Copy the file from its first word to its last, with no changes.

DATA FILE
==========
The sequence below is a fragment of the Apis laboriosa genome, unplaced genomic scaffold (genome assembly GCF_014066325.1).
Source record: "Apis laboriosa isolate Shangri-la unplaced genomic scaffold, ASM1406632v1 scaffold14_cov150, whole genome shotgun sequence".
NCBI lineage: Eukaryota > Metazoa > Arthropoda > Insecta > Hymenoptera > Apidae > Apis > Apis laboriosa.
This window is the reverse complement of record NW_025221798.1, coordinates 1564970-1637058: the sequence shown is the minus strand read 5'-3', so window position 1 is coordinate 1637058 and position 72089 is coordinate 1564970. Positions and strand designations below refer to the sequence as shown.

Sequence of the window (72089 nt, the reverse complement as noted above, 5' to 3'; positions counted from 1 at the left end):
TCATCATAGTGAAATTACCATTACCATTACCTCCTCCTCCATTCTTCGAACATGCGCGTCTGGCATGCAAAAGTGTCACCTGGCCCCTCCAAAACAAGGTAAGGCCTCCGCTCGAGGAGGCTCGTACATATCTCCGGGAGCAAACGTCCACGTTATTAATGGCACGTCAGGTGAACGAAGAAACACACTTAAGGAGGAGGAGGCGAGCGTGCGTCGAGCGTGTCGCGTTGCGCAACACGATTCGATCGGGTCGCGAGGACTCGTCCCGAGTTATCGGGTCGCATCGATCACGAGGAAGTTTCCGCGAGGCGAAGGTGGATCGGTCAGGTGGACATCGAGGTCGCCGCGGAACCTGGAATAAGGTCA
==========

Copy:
The sequence below is a fragment of the Apis laboriosa genome, unplaced genomic scaffold (genome assembly GCF_014066325.1).
Source record: "Apis laboriosa isolate Shangri-la unplaced genomic scaffold, ASM1406632v1 scaffold14_cov150, whole genome shotgun sequence".
NCBI lineage: Eukaryota > Metazoa > Arthropoda > Insecta > Hymenoptera > Apidae > Apis > Apis laboriosa.
This window is the reverse complement of record NW_025221798.1, coordinates 1564970-1637058: the sequence shown is the minus strand read 5'-3', so window position 1 is coordinate 1637058 and position 72089 is coordinate 1564970. Positions and strand designations below refer to the sequence as shown.

Sequence of the window (72089 nt, the reverse complement as noted above, 5' to 3'; positions counted from 1 at the left end):
TCATCATAGTGAAATTACCATTACCATTACCTCCTCCTCCATTCTTCGAACATGCGCGTCTGGCATGCAAAAGTGTCACCTGGCCCCTCCAAAACAAGGTAAGGCCTCCGCTCGAGGAGGCTCGTACATATCTCCGGGAGCAAACGTCCACGTTATTAATGGCACGTCAGGTGAACGAAGAAACACACTTAAGGAGGAGGAGGCGAGCGTGCGTCGAGCGTGTCGCGTTGCGCAACACGATTCGATCGGGTCGCGAGGACTCGTCCCGAGTTATCGGGTCGCATCGATCACGAGGAAGTTTCCGCGAGGCGAAGGTGGATCGGTCAGGTGGACATCGAGGTCGCCGCGGAACCTGGAATAAGGTCA